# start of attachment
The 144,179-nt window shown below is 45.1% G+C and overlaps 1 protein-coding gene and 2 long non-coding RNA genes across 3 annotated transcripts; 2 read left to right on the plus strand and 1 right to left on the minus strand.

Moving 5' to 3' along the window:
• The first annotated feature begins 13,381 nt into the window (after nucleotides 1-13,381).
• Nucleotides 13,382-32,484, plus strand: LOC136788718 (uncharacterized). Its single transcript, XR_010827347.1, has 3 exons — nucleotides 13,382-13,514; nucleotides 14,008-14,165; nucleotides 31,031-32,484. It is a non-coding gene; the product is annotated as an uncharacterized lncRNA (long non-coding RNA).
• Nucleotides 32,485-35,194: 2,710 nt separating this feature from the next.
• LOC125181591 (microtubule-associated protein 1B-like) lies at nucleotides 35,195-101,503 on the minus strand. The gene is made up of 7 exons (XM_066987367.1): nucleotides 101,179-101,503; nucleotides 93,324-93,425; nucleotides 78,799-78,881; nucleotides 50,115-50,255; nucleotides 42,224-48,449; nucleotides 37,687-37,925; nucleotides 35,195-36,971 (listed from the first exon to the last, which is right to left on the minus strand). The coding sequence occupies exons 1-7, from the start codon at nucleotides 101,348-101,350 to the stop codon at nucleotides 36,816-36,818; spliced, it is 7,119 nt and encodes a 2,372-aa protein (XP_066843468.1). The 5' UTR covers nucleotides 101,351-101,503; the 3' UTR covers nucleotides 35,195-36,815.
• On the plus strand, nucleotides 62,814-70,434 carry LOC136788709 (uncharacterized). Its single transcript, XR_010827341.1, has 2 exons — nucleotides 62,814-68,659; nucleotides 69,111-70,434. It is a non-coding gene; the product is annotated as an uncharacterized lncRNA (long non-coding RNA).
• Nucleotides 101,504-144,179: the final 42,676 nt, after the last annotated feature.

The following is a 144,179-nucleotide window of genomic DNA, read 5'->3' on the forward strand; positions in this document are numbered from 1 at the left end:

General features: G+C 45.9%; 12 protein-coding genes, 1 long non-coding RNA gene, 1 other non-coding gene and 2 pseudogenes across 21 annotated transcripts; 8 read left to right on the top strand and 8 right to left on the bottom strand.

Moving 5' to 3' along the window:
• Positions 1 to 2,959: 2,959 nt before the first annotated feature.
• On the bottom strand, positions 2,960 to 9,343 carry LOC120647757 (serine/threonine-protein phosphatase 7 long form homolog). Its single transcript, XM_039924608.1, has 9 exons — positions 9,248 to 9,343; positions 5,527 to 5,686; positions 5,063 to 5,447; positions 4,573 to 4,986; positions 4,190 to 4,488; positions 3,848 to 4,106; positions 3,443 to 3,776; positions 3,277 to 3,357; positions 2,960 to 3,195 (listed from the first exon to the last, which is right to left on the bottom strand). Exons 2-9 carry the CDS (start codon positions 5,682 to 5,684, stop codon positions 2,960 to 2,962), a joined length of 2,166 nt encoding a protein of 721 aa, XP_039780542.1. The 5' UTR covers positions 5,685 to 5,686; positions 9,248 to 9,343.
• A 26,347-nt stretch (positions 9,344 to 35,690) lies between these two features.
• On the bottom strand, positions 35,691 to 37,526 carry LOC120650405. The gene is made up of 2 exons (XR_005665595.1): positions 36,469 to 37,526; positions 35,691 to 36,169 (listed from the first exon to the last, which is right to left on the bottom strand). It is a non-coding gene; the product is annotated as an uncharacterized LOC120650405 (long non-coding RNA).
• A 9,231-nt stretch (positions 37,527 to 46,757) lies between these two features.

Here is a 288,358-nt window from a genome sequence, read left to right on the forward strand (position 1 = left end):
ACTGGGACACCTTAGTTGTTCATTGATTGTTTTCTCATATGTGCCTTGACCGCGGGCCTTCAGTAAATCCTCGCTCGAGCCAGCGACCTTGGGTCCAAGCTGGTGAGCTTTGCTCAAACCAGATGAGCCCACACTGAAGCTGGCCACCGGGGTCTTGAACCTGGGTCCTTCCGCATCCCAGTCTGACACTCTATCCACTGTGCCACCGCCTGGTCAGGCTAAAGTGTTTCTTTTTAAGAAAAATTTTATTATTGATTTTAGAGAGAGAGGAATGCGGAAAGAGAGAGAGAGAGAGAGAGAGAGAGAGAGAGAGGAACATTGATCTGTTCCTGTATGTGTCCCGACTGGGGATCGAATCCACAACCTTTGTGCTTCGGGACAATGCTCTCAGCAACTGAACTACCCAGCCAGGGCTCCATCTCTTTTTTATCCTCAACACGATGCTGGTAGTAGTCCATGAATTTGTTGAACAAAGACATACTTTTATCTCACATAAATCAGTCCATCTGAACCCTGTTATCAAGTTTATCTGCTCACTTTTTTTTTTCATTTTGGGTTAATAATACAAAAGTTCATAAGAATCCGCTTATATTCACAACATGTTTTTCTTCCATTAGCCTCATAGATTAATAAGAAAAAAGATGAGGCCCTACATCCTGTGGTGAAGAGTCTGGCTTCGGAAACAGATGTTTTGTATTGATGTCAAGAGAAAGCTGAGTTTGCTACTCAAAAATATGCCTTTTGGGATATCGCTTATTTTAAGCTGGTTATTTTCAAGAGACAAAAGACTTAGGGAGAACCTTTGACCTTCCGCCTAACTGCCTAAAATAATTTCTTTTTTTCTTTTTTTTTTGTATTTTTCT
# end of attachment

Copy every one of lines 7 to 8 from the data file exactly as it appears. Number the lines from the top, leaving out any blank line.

• On the plus strand, nucleotides 62,814-70,434 carry LOC136788709 (uncharacterized). Its single transcript, XR_010827341.1, has 2 exons — nucleotides 62,814-68,659; nucleotides 69,111-70,434. It is a non-coding gene; the product is annotated as an uncharacterized lncRNA (long non-coding RNA).
• Nucleotides 101,504-144,179: the final 42,676 nt, after the last annotated feature.